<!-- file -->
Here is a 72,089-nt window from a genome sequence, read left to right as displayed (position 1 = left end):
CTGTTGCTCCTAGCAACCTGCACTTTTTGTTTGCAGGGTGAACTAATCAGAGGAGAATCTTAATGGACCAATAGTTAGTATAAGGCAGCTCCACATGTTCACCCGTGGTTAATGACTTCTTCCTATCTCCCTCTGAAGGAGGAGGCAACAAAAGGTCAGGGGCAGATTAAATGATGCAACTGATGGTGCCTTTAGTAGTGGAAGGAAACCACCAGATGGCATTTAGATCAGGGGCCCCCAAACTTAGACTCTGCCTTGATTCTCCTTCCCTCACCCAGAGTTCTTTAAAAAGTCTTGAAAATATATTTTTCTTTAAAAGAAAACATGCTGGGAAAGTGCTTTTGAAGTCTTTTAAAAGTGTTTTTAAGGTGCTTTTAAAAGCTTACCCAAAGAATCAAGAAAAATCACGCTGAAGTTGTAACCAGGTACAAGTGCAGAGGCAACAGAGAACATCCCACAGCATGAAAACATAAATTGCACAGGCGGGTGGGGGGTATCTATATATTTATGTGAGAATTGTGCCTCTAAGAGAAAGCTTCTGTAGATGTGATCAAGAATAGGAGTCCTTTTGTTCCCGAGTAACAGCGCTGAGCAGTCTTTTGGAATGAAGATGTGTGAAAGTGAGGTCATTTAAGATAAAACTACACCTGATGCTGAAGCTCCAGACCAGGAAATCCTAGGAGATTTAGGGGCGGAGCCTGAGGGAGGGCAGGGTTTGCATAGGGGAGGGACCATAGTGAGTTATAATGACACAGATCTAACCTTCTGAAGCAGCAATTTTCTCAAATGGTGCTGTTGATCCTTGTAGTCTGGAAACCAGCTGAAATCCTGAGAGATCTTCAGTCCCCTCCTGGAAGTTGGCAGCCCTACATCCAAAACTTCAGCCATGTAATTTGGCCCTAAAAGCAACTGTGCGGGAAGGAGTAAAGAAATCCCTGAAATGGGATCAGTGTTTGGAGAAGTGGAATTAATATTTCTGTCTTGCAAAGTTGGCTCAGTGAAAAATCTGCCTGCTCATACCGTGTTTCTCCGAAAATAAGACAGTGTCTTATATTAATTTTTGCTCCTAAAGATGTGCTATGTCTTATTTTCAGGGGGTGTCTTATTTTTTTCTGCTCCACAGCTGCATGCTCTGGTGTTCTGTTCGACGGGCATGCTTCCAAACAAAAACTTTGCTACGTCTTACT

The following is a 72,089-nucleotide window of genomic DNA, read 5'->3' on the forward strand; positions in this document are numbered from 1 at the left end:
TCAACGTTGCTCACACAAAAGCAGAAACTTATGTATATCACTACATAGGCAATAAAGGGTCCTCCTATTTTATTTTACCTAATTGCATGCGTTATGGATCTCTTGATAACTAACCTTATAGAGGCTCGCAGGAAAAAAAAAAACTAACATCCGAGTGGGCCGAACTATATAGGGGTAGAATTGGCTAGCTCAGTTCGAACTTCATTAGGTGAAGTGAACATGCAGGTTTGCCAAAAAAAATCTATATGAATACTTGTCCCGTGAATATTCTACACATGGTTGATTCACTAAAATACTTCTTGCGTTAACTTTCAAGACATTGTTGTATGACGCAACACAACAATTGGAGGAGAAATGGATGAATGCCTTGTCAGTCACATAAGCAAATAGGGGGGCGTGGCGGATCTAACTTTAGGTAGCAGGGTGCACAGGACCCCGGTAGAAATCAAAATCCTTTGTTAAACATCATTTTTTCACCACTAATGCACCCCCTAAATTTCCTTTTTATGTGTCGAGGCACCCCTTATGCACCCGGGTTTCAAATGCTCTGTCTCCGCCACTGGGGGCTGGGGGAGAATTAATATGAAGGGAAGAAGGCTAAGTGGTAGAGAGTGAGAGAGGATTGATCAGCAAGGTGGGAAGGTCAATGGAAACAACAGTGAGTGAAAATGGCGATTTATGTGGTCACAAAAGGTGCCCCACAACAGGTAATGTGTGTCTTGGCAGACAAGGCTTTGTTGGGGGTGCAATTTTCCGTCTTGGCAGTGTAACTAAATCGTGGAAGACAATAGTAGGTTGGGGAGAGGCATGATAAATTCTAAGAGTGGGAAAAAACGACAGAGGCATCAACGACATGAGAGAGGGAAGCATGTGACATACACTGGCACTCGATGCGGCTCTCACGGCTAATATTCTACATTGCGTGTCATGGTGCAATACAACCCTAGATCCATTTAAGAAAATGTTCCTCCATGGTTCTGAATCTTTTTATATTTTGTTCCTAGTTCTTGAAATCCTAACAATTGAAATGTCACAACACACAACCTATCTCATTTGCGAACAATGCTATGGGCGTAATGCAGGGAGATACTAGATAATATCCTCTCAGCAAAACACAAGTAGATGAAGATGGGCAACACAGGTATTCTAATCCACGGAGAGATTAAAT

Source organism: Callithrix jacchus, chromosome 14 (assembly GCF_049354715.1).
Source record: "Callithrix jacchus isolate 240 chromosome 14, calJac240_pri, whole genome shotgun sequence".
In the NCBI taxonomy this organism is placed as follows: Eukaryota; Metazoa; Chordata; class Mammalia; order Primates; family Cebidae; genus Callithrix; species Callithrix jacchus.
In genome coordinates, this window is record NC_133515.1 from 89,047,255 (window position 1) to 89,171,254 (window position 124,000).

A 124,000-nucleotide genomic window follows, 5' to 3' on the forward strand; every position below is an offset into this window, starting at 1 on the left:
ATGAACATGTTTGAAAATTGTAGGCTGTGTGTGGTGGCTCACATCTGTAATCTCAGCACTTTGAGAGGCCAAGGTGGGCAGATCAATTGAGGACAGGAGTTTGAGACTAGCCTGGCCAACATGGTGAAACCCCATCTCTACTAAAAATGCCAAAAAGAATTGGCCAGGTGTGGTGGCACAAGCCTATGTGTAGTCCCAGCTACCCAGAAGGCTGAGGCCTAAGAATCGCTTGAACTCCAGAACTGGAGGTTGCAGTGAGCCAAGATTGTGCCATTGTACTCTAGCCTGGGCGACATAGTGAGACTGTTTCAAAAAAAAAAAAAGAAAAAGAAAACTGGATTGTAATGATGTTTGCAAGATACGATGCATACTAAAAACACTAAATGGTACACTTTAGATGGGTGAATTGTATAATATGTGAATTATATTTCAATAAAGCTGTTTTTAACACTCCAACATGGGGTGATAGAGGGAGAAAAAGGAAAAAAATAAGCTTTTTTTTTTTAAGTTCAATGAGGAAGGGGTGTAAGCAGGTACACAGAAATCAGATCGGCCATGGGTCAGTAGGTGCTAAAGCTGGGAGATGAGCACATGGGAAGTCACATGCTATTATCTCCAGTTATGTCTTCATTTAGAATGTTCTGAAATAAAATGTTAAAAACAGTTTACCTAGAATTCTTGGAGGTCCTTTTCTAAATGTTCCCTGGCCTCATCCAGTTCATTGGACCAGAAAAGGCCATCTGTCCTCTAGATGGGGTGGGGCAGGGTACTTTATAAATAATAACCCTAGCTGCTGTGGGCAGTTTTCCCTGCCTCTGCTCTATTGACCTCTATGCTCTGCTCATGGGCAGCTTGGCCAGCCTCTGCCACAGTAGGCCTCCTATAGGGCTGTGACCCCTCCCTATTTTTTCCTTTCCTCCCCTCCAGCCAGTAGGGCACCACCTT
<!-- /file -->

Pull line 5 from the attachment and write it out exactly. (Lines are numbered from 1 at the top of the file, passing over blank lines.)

Source organism: Callithrix jacchus, chromosome 14 (assembly GCF_049354715.1).